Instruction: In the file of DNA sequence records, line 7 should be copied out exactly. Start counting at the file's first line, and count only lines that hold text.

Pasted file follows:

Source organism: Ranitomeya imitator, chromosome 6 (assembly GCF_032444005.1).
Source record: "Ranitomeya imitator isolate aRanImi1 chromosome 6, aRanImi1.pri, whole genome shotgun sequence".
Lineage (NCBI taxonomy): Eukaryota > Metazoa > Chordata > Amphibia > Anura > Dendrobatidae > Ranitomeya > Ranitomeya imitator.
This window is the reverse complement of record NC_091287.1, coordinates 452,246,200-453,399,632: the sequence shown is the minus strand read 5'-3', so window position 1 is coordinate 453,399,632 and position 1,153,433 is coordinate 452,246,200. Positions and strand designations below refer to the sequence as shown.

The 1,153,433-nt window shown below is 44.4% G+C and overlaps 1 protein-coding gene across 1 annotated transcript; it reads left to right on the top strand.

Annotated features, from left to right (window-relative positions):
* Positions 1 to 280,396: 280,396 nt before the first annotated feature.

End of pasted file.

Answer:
* Positions 1 to 280,396: 280,396 nt before the first annotated feature.